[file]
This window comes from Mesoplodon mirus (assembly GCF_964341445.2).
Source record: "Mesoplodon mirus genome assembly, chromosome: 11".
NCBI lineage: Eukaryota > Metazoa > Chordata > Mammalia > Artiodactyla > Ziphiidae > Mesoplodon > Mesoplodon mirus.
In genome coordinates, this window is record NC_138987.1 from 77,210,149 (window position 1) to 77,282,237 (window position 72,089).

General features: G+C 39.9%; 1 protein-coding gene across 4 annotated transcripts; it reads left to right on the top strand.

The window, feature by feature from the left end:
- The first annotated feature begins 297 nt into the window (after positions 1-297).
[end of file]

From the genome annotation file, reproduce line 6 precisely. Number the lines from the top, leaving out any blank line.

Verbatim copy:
The window, feature by feature from the left end: